I was game for the challenge, though I suspected it would be an upwards struggle. One problem presented itself when I ventured out on a recent weekend: the world outside didn’t seem to match my feelings. It was a grey day in midwinter, but I was feeling… buoyant.

How—and where—would I find something that would convey my mood?

I took several shots outdoors before I stumbled across the perfect subject: the brand-new 72nd street subway station. Readers of the blog already know that I love subways. And I’m particularly in love with the 72nd Street station, with its high, gleaming arches, still-pristine walls, and glittering, realistic, slightly larger-than-life mosaic portraits.

Yes, I decided, the subway station would be perfect. Especially since I was taking the subway anyway to run my errands.

I had just about finished up a series of  photos when I noticed someone else doing the same thing: A young man in a puffy black jacket carrying a serious camera—with a long, impressive lens—was across the way, apparently preparing for a close-up of one of the mosaic portraits.

He had long hair and a distracted, somewhat hostile, expression. When he caught me looking at him, his eyes narrowed a bit, in that classic New York scowl. I could almost hear him thinking, “Whaddaya looking at?”

I leaned over the railing towards him. “We’re doing the same thing—only you’re a real photographer!” The scowl disappeared and his face lit up with an almost bashful smile. “I’m trying!” he said.

I smiled back and turned to leave.

Then it hit me: That was my shot. I turned around and steadied myself, hoping he wasn’t looking at me. No danger of that: he was leaning backwards against the railing,  carefully studying his subject. Carefully, quickly, I took the picture, then stepped back to frame it again.

It wasn’t until I’d taken a couple different shots that I noticed something I hadn’t previously seen: the word Excelsior in raised lettering on a concrete bar above the staircase. It’s Latin for “ever upward”, and it’s the New York State motto. I hadn’t even known it was there until I examined my photo.

Whoever elected to put it over a staircase obviously had a sense of humor. But I was delighted to discover something new in my favorite subway station—and struck by the appropriateness of the message.

Ever upward, indeed!

Pipes at Grand Central Station

By Johna Till Johnson

pipes-1-edited-3

Pipes at Grand Central Station

Friday morning, midwinter.

O-dark-hundred, as they say in the military: early in the pre-dawn darkness. I’m at Grand Central Station, traveling north for a business event.

I pass by the track where my train is supposed to arrive in 20 minutes. The track is dark, deserted, with no sign indicating an imminent arrival. Plus the track is filled with what looks like junk. In some places there’s barely a walkway for the passengers. Could there be some mistake?

Buying my ticket I ask the booth agent: “Is this really the correct track?” He checks the monitor, nods. So I take my ticket down to the track. Still no sign, but there are now a few guys driving carts up and down, past the piles of junk.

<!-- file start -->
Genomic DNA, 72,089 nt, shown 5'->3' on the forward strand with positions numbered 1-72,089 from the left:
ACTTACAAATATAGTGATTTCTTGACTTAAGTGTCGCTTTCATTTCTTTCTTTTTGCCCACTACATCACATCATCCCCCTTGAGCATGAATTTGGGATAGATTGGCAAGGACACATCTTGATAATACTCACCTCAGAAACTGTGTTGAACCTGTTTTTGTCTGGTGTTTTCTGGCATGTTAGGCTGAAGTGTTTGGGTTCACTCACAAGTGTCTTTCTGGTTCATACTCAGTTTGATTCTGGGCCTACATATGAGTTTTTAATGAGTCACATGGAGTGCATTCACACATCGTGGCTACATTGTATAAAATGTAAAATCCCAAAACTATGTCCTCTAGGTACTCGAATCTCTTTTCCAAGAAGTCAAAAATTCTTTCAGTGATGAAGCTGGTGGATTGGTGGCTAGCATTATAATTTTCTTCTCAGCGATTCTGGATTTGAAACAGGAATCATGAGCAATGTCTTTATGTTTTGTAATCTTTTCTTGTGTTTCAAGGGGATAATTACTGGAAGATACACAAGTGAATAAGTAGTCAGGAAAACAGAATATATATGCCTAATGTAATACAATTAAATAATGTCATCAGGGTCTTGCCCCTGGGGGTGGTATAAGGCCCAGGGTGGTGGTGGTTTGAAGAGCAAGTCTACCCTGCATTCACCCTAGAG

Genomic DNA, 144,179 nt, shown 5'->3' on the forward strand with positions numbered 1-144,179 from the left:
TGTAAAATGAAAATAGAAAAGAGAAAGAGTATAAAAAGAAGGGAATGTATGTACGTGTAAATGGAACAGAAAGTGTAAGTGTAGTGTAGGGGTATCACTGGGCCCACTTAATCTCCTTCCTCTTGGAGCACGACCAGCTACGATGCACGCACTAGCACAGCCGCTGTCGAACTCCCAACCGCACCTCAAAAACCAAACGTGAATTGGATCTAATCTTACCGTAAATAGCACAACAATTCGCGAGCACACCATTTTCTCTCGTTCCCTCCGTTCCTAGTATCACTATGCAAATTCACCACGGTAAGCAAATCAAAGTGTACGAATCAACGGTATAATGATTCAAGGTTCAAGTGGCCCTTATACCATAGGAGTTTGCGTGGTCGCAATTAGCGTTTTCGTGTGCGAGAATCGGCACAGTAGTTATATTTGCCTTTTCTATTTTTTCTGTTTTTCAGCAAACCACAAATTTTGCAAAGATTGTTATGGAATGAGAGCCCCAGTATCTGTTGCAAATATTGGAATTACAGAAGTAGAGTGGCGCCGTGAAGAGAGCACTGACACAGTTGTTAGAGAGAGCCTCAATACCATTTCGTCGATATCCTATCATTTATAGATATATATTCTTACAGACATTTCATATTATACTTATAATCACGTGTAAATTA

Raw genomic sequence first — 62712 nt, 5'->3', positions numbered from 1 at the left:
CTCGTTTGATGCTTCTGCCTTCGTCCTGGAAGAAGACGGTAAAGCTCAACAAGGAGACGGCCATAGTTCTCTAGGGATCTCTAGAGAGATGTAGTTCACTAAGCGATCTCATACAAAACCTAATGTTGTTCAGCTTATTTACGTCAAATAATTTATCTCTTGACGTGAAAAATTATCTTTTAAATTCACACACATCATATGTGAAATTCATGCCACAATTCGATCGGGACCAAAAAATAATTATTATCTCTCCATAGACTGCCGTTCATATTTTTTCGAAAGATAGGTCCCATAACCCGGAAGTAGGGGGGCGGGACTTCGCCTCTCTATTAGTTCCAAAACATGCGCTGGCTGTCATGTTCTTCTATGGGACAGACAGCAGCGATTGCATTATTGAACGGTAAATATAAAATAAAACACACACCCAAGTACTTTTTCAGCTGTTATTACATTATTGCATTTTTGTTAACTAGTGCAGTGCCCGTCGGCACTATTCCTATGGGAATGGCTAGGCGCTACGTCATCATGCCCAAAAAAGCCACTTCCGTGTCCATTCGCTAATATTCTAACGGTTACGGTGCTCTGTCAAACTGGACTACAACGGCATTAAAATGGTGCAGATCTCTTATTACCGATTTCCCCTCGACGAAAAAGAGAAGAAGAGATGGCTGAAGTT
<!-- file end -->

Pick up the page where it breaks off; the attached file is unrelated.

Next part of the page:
I walk towards the end of the track, my mind and eye trying to make sense of what I’m seeing. Banks of carts. Wire containers. And is that an old office chair standing by itself? Where did it come from, and what is it doing here?

I pass by a brick building with a sign:  Grand Central Station Mailroom. A mailroom, improbably located on a train track?  Who knew?

The building is lit indoors, but empty. The sign on the door says it opens at 7 AM, but it’s not yet seven.  I peer inside. Tables, printers, bins for sorting.

I keep going, towards the darkness of the tunnel at the far end of the track.  The piles of junk thin out, replaced by banks of cables and pipes, soaring into the cavernous darkness overhead.

There’s a conductor at the far end, standing by himself. He’s a young man, trim, with a tired look on his face. I approach him, wonder in my eyes, excitement in my voice. “This is amazing! Is it always like this?”

“Like what?” he asks.

“All this… ” I gesture to the clutter, the pipes, the darkness.

He laughs. “Every day!”

“There’s so much to look at!”

“Yeah… I guess there is…” His voice takes on a wistful tone. “You don’t really notice it when you see it every day.”

I nod, understanding what he means. Then my attention is captured by a perfect arch of pipes, rising into the overhead darkness.

I reach into my backpack for the camera.

Festive

By Johna Till Johnson
Photo by Vladimir Brezina

The city is always magical at night…

Illuminations

Midtown Illuminations

A contribution to today’s daily post word: Festive.

Grid

By Vladimir Brezina

New York City architecture is ruled by rigid grids. But often the result is surprisingly fluid…

Grid 1Grid 2Grid 3Grid 4

A contribution to this week’s Photo Challenge, Grid.

Gone, But Not Forgotten

By Vladimir Brezina

Gone…

Twin Towers

… but not forgotten.

Twin Towers Memorial

But memories are not enough—the new Tower has risen!

New World Trade Center tower 1
New World Trade Center tower 2

A contribution to this week’s Photo Challenge, Gone, But Not Forgotten.